The full title of this recording is The Langley Schools Music Project: "Innocence and Despair", but this node title is how the album is referred to by everyone, including those that produced it.

By now, you have probably heard of this album, quickly becoming a word of mouth hit around the world. My local crappy paper, The Trenton Times, even reviewed it this week. The album was recorded on a 2-track between 1976 and 1977 at Wix-Brown Elementary School in Langley, British Columbia, Canada. Featuring 60+ elementary school students singing popular songs of the 1960's and 1970's, the album contains interesting, ahem, renditions of songs by the Beach Boys, Paul McCartney, and David Bowie to name a few.

Arranged, directed, and recorded by Hans Fenger, a music teacher at the rural elementary school, the album feature children playing almost all of the instruments and even a couple haunting solos (Desperado creeps me the hell out). Fenger, a former Vancouver musician, played acoustic guitar and piano, but all other instruments, including bass guitar, xylophone, cymbal and metallophone are played by the kids.

Fenger originally made the recordings and pressed them to two 12" vinyl LPs for the students, staff, and parents. Irwin Chusid, author of Songs in the Key of Z and a record producer discovered the recordings recently and decided the rest of us needed to hear them. Chusid is big on so-called "outsider music" and says on his website that "outsider musicians are often termed 'bad' or 'inept' by listeners who judge them by the standards of mainstream popular music." (He's a big fan of Wesley Willis). Well, this album certainly fits the bill.

So without further ado, here's the track listing along with a little about each:

  1. Venus and Mars/Rock Show - (Paul McCartney and Wings)

    - Eh, its ok, but kind of a lame intro song.

  2. Good Vibrations - (The Beach Boys)

    - One of the better sounding tracks on the album, complete with jingle bells, xylophone. with several parts sung concurrently.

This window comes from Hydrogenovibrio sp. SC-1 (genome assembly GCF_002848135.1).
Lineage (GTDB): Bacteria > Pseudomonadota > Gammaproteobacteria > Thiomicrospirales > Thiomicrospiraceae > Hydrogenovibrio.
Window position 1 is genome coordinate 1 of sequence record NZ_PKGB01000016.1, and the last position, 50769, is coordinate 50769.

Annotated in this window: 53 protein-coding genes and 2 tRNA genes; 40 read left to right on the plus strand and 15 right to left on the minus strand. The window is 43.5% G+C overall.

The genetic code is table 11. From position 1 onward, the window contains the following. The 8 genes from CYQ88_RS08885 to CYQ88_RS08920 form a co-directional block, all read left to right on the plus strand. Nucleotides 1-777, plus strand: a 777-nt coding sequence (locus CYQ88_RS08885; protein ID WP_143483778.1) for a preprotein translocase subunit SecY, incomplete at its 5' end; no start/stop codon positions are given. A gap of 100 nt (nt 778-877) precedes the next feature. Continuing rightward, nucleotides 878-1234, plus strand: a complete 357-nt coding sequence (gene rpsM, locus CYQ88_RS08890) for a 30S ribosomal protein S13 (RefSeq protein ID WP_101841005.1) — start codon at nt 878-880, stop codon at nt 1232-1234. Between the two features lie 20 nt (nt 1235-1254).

3. God Only Knows - (The Beach Boys)

    - Showing us how they really have the Beach Boys down, this one is interesting again.

    panamaus says: Sometimes I will wake up in the morning to my clock radio's tinny jams, and my local college radio station will be playing this one. The first time I heard it I was spellbound. It makes me tear up a little every time I hear it, it's so raw and beautiful.

  4. Space Oddity - (David Bowie)
  5. - This one is a doozy. Starting with acoustic guitar, there is this strange keyboard noise running through it all. Not to mention the screetching guitar sliding down into the chorus. And dramatic volume changes. This is just sort of a creepy one. Bowie was actually asked about it and had this to say:

    The backing arrangement is astounding. Coupled with the earnest if lugubrious vocal performance you have a piece of art that I couldn't have conceived of, even with half of Colombia's finest export products in me.
  6. The Long and Winding Road - (The Beatles)

    - The first solo performance on the album, the boy on this one pretty much gets it down, maybe emotes a bit too much. The song is ok.

  7. Band On The Run - (Paul McCartney and Wings)

    - Ha. Ha Ha. Ha Ha Ha. HAH. Just funny. Good. But HA!

  8. I'm Into Something Good - (Earl-Jean/Herman's Hermits)

    - This may be as good as the original. Hand claps are great! And when the kids go "WHOO-OOOH-OOH!" thats just great

  9. In My Room - (The Beach Boys)

    - Yep. They can do the Beach Boys. Thats for sure.

  10. Saturday Night - (The Bay City Rollers)

    - The intro sounds like a pep-rally. They couldn't be WORSE than the Bay City Rollers. So I guess that makes this good.

  11. I Get Around - (The Beach Boys)